Dietary intake is the most influential variable when considering fluctuation in blood glucose and carbohydrate is the key nutrient associated with a rise in blood sugar levels.
Where it gets a little tricky is that not only the amount of carbohydrates, but the type of carbs and combination also play a role. For example 45 grams of carbohydrates coming from a sweet potato served with chicken and broccoli will affect your blood sugar much differently than a glass of orange juice by itself. If you’re confused by carbs, take our free 2 week carb course.
Refined and isolated sugars will elevate glucose very rapidly, especially when isolated from other nutrients, whereas complex carbohydrates with a lot of fiber slows the process down. Additionally, having a balance of protein and healthy fat will slow down the rise in blood glucose.
What this means is you also need to be aware of timing. For example, you might find that having a large gooey cinnamon roll (not recommended) doesn’t spike your blood sugar. But in actual fact, your levels could be through the roof many hours later due to the fat content delaying the sugar spike.
Meters aren’t as Accurate as You Might Think
Meters can be off by as much as 20% and still fall within the FDA standards for accuracy. This means that if if your blood glucose is truly 100, it may read anywhere from 80-120 and still be within regulatory standards.
This is simply an effect of making meters cost effective enough for home use.
Some meters are higher quality than others, so if exact accuracy is something that is of high value for you, it may be wise to compare options. Be aware that if you use alternate sites for measurement (ie. arms, thigh, calf etc), these aren’t as accurate as fingertips. If you are ill, it is always a good idea to use fingertips for testing.
We all do it. Get lazy. Find shortcuts. Become slack in details. But try not to let that become the norm when it comes to monitoring – it really is critical to good blood sugar control and better health.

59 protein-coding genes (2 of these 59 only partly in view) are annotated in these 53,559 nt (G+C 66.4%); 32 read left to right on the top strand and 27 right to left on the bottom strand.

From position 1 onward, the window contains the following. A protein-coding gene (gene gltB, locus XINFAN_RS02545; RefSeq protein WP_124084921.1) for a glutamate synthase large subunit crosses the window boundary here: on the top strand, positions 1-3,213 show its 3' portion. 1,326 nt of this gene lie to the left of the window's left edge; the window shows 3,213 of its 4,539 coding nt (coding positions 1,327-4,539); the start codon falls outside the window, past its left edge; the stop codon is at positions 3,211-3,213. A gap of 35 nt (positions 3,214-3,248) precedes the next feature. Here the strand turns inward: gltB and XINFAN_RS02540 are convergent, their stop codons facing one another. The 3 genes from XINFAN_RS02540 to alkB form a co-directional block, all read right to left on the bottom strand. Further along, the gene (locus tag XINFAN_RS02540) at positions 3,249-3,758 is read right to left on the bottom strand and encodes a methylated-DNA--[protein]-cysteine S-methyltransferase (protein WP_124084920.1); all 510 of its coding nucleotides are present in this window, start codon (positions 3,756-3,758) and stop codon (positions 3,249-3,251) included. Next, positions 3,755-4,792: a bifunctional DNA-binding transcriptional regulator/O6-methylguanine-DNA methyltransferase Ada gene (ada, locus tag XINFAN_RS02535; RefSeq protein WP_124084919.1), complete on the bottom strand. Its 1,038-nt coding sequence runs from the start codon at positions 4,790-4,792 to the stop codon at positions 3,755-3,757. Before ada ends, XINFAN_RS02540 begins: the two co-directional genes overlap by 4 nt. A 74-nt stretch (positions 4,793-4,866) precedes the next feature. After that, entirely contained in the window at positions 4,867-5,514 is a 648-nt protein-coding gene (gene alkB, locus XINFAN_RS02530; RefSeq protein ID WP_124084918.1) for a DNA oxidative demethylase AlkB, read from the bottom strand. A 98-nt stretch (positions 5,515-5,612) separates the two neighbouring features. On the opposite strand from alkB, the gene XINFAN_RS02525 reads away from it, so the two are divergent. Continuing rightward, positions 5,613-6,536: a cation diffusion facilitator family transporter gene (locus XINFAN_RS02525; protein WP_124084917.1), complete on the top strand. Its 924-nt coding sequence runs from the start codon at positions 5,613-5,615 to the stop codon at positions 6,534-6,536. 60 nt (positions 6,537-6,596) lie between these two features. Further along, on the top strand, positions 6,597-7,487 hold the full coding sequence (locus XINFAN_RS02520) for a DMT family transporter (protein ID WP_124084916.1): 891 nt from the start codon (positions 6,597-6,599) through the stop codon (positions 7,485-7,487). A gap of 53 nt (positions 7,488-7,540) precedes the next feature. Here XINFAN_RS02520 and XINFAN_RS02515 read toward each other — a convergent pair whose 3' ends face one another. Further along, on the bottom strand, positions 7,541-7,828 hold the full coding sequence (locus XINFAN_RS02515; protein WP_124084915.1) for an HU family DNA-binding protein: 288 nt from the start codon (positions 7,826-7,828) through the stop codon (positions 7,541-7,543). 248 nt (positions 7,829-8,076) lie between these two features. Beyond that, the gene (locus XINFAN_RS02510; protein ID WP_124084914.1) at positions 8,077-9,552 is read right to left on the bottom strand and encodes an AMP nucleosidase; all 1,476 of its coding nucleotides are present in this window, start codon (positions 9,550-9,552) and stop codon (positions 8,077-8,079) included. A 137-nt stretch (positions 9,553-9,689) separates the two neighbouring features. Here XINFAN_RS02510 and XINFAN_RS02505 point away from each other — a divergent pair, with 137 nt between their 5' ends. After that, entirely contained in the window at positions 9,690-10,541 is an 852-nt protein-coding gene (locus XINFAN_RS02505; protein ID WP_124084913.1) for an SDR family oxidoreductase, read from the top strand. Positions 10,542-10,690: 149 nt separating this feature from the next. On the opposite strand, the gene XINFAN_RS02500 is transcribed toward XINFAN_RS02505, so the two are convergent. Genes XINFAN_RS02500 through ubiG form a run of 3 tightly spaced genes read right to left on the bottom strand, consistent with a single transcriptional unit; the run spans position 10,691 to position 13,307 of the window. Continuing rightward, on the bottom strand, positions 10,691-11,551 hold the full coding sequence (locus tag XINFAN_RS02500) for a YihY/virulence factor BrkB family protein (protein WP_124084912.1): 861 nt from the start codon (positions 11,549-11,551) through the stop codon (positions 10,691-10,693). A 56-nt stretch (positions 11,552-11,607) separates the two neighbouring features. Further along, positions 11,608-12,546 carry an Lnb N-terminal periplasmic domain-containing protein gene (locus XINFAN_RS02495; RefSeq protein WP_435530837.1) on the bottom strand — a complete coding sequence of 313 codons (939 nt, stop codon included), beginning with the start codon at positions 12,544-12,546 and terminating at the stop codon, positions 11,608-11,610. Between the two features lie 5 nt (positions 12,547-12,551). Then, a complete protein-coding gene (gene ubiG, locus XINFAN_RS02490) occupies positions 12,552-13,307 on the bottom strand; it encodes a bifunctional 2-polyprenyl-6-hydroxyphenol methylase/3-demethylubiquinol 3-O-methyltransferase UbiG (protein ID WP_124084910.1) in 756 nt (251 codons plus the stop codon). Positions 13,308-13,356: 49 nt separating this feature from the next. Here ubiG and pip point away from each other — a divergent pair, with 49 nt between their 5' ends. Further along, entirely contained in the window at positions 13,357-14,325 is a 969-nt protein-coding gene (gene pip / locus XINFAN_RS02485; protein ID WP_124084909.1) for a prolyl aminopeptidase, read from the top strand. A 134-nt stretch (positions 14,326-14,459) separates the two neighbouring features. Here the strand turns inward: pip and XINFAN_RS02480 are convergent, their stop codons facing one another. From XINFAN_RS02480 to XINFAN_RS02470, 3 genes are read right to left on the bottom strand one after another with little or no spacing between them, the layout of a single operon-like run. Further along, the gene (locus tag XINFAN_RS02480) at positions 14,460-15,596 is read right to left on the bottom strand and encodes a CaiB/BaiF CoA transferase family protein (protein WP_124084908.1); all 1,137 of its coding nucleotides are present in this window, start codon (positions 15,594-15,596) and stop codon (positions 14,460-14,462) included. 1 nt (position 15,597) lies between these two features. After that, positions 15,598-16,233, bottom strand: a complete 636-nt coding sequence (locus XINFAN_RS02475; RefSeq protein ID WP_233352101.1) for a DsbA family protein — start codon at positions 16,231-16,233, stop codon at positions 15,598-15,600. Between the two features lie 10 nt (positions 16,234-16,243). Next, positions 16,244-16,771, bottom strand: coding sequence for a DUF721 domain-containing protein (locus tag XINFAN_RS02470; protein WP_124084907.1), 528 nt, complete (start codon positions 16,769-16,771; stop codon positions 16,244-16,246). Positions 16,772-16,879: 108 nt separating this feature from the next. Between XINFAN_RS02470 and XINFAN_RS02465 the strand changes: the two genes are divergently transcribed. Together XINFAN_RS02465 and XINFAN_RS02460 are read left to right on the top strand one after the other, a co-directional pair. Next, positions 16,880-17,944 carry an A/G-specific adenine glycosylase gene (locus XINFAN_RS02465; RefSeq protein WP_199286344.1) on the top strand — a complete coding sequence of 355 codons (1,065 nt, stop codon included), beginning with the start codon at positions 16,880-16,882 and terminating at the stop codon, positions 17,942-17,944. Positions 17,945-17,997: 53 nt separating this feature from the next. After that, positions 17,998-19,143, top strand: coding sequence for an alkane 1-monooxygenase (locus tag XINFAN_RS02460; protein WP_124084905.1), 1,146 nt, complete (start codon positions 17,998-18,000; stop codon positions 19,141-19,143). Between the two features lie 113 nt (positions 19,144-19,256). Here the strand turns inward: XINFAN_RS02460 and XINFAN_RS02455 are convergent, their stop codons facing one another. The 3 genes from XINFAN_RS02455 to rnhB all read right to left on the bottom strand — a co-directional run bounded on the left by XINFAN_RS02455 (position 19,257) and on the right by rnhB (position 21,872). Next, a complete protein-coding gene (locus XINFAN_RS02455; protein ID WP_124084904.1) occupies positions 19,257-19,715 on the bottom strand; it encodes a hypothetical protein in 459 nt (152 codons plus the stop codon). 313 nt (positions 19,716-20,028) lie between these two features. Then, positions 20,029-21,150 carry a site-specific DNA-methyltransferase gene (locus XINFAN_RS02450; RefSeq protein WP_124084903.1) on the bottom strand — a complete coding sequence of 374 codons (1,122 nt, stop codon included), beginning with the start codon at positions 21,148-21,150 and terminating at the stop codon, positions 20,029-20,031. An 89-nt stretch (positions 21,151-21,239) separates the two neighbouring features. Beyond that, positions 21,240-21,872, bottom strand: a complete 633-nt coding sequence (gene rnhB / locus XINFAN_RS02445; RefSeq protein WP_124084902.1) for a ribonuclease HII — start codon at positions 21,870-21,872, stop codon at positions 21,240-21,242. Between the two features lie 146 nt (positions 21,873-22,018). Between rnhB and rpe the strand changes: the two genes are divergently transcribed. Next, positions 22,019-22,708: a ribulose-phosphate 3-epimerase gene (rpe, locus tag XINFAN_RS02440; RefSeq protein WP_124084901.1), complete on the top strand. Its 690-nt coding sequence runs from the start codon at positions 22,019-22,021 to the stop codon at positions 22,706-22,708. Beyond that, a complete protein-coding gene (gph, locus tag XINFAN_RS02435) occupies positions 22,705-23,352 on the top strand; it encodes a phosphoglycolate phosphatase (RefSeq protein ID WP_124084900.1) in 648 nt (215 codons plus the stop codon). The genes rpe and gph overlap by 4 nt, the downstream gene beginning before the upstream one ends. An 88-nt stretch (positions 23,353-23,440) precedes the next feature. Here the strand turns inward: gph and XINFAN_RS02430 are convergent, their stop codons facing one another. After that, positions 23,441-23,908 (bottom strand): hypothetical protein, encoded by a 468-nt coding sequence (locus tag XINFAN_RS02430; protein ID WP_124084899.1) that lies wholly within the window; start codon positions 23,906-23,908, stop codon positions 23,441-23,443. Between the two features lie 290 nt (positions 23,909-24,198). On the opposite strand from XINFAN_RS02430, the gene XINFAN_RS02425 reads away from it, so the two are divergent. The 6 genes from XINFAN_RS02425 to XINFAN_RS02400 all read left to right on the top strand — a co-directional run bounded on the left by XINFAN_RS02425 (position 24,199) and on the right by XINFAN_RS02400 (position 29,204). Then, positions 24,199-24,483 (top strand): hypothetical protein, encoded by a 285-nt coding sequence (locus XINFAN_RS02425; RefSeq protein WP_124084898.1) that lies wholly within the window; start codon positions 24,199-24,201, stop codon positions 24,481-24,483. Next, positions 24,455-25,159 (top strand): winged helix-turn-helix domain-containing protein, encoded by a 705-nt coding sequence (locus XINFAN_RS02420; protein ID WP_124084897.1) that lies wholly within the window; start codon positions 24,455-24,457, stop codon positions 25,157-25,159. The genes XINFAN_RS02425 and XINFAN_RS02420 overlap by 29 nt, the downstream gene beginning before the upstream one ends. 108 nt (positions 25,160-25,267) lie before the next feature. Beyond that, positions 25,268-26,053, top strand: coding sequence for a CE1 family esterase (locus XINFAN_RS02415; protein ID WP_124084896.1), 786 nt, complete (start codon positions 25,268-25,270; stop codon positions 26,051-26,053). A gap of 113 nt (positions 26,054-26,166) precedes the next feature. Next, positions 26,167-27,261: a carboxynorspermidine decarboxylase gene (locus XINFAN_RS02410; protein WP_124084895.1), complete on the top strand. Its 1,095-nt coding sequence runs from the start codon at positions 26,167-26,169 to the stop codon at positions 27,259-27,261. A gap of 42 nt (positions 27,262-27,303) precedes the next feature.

If you’re going to go through the hassle of poking your finger and getting a blood drop, you might as well do it right and get the most accurate information you can.
- Remember to wash your hands well with soap and water (not alcohol – which will cause skin to be dry and crack). If there is any residue from chopping food or lotion etc, the meter can pick it up and read inaccurate before testing.
- Use a fresh needle every time you lance. Dried blood is an invitation for bacteria and infection and it’s not worth the risk. In addition, dull needles are more painful than sharp ones.
- Rotate testing sites. Use different fingers and both side of fingers.
- Calibrate your meter every so often with the solution it comes with. Check your meters instructions for regular maintenance as some of them require regular cleaning.
- Make sure you keep all of your testing supplies stored at the proper temperature as excessive heat or cold can damage them and watch for expiration dates.
6. Know Your Numbers
Most importantly, know your numbers.
Running under 110 (6) in the morning and under 140 (7.8) after meals puts you in the “safe zone.”
When you know what you’re aiming for you can continuously work on improving your results.
Grab a copy of our free charts to help.